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Book Review of LA Late @ Night by Paul D. Marks

If you like tautly-constructed hard-boiled stories featuring gritty characters, snappy dialogue, and plenty of action, then LA Late @ Night is right up your alley.  The title story features a hotshot defense attorney–Cassie Rodriguez–who successfully defends a rich Hollywood director on murder charges.  Several elements of this story interested me, beginning with the format. Written as a modified movie script, this story feels as if you’re a cinematographer, simultaneously shooting and observing the action up close and personal from behind a camera. Another compelling element was the theme. I mean, how often does a wildly successful attorney even attempt to right a wrong the justice system couldn’t, let alone actually succeed? But in this story, it happens. And it’s believable, primarily because of the way Cassie’s character is portrayed and developed.

The title story is by far the most original of the five tales, but my favorite is definitely “Angels Flight.” This one is about Tom Holland, a jaded homicide detective who gets saddled with Lucy Railsback, a member of the mayor’s Community Police Action Committee.  Lucy assists Holland in the death investigation of a body the police find in Echo Park Lake. Without spoiling the ending, Lucy uses both good old fashioned street smarts and voodoo to help solve the case.  Similar to the title story and the other tales in the book, “Angels Flight” is satisfying for its memorable characters, quick dialogue, and clipped prose. But what I enjoyed most about this story was what I enjoyed most about the collection in total: the setting of Los Angeles, which simply comes alive in the hands of a skilled writer like Marks. The L.A. Marks depicts is dangerous and raw, and it is, for my money, the most compelling character present.  Just like in his excellent PI novel White Heat, Marks manages to capture the dirty underbelly of one of the most written about cities in modern history, and, miraculously, he does so in a uniquely singular way.  . .a true literary feat indeed.

Bottom line, I highly recommend this collection to any true fan of the hard-boiled/noir genre.  Oh, and make sure to read the excerpt from White Heat; the opening chapter hooked me from word one.

http://www.amazon.com/L-A-Late-Night-Mystery-Streets-ebook/dp/B00I9289HM/ref=cm_cr_pr_product_top

 

 

 

 

White Heat by Paul D. Marks

In White Heat, former Navy SEAL turned PI Duke Rogers makes a quick $250 dollars by locating the address of Teddie Matson, a burgeoning TV actress.  A day later Matson is murdered, and Rogers, wrenched with guilt, sets out to find the killer.  Set in L.A. during the riots following the Rodney King case, Rogers is beset on all sides by looters and gang bangers, stalkers and criminals, grieving families and damsels in distress, fires and bullets. But it is Rogers’s conscience that proves to be the biggest obstacle. Occasionally calling on the assistance of Jack, a racist/xenophobic ex-SEAL who is eerily likable, Rogers is a formidable hero and more than interesting enough to carry a series.  No spoilers here, but I liked the ending precisely because every narrative thread was not neatly tied up, and yet, in the vivid, hard-boiled world Marks has created, justice is served.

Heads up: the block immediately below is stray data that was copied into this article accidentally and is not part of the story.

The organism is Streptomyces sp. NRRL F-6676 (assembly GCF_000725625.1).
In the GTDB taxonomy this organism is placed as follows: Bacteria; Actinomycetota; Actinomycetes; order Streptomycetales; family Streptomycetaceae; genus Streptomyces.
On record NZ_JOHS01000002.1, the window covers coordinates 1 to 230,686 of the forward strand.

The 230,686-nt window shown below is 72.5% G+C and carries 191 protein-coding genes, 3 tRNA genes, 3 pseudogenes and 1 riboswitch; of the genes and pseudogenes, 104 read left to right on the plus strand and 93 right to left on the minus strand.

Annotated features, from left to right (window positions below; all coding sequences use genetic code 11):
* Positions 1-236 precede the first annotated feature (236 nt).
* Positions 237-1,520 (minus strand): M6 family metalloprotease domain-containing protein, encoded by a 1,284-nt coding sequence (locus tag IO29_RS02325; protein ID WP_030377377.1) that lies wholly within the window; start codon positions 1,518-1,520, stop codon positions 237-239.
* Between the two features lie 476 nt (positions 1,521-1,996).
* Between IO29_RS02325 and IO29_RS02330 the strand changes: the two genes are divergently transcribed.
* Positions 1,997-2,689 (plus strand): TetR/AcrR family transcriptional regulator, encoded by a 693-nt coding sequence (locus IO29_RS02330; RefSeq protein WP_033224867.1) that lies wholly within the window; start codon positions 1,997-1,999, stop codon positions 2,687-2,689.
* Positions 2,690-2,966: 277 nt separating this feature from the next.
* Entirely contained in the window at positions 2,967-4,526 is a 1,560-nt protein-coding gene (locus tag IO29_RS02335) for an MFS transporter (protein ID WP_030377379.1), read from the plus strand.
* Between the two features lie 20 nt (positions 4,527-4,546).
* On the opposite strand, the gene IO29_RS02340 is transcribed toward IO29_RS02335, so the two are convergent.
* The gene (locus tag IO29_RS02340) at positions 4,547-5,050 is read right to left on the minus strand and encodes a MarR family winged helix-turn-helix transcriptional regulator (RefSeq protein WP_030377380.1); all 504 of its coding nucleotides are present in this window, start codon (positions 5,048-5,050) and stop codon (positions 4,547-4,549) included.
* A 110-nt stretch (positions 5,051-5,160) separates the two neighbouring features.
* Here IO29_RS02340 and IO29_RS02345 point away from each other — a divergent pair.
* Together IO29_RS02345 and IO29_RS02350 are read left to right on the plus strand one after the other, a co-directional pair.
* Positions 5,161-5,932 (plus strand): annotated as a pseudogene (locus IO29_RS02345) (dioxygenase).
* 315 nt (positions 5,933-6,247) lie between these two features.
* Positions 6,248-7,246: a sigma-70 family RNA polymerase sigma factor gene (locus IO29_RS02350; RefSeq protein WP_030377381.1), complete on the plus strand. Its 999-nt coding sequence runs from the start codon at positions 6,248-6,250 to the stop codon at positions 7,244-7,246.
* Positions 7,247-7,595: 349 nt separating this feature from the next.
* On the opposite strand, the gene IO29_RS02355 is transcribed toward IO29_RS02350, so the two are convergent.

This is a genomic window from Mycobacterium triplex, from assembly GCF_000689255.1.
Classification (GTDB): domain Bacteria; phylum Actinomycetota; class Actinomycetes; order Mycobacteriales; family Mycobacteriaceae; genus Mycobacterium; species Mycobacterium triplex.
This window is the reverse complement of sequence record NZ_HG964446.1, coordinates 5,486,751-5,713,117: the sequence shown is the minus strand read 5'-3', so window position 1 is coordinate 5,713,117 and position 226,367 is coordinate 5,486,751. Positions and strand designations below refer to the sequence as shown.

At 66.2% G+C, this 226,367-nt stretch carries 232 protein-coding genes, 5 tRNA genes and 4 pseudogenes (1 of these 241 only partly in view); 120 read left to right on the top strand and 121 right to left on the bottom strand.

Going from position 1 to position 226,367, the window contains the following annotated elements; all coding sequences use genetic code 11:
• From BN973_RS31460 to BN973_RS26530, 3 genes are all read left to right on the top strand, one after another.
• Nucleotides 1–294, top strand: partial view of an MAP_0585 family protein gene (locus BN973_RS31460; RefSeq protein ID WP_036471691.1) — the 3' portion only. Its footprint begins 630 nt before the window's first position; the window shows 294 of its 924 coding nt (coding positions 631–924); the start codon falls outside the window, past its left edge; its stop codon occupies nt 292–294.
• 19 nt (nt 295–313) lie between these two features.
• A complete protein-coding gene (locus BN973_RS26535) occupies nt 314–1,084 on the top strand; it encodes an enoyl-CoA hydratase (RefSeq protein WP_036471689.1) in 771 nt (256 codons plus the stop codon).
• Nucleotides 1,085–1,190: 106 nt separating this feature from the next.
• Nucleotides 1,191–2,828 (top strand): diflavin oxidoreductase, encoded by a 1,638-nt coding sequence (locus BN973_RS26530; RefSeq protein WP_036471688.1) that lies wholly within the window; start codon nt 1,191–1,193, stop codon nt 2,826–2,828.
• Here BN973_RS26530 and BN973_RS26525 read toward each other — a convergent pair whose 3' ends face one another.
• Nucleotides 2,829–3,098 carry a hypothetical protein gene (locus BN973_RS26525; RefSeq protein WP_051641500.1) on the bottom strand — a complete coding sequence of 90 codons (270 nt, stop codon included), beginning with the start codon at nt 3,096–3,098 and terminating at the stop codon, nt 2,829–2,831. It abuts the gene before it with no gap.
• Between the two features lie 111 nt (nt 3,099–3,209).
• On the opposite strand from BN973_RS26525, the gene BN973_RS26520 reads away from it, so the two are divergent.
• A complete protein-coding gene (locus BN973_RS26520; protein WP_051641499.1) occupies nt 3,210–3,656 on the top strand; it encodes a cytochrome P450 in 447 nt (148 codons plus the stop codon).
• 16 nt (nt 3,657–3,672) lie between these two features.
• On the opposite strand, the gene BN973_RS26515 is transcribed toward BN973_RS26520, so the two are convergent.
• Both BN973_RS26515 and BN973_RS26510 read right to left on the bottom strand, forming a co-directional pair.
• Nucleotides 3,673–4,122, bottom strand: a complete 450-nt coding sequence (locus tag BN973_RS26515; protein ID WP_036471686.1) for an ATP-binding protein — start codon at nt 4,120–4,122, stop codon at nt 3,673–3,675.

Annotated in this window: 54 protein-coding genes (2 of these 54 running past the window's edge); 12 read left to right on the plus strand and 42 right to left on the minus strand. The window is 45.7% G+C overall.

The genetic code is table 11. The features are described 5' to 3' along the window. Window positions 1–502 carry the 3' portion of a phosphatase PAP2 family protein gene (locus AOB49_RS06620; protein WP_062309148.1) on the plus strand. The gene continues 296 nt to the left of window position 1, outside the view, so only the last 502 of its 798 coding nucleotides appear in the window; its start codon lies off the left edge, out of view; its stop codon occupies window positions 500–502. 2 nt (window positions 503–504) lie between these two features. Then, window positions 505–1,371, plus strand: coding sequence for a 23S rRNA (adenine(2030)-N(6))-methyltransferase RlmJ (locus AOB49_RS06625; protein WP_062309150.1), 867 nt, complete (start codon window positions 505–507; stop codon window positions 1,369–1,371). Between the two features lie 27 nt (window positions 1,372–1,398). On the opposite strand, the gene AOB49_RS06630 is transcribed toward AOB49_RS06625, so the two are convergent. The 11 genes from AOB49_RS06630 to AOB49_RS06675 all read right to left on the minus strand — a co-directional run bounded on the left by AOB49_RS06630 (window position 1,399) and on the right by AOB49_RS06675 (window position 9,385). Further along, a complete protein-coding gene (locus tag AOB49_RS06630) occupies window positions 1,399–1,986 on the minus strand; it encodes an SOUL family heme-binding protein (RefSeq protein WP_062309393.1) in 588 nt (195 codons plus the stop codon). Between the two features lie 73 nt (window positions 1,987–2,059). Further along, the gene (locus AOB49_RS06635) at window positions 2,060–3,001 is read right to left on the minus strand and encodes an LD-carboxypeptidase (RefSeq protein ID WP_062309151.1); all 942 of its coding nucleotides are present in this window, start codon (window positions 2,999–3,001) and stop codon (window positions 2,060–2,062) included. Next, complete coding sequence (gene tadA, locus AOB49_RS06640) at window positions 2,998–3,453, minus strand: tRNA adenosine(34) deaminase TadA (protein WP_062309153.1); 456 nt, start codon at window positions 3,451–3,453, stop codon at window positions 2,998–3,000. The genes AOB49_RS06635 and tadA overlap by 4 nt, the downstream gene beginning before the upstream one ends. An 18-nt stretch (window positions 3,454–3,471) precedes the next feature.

White Heat won the Shamus Award for Best Indie PI novel in 2013, and I certainly see why.  There are several elements to this book that make it more than just the run-of-the-mill private dick story.  Exhibit A: the fantastic descriptions of Los Angeles. Having been to L.A. a total of once, most of my ideas about La-La Land come from TV, movies, and books. Marks does a remarkable job of portraying a city in crisis, a portrayal, I might add, that is more vivid than Raymond Chandler’s L.A. and more realistic and complex than James Ellroy’s. (Note: I love both of those writers and their books).  Exhibit B: the palpable tension running through the narrative. Stalking is a big theme in this book, and as I read, I felt the fear, anxiety, and paranoia gripping me.  Throughout the novel, there are italicized sections of inner monologue that serve to put the reader inside Rogers’s head and in the belly of the riots.  Exhibit C: the commentary on race. It’s damned hard to successfully weave social and/or political commentary into a novel without coming off as preachy, but Marks pulls it off.

Bottom line, I’ve come up with a simple question for determining if a book is really good or not: how many hours of work and/or sleep did you lose because you couldn’t stop reading? Let’s just say I have a stack of ungraded essays on my desk, and my eyelids are very heavy. Cheers to the author of White Heat for that.

P.S.–Check the author’s blog linked below. Love his thoughts on old noir films.

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http://pauldmarks.com/index.html

http://www.amazon.com/White-Heat-P-I-Duke-Rogers-ebook/dp/B007SIR8QG/ref=sr_1_1?ie=UTF8&qid=1386340106&sr=8-1&keywords=white+heat+paul+marks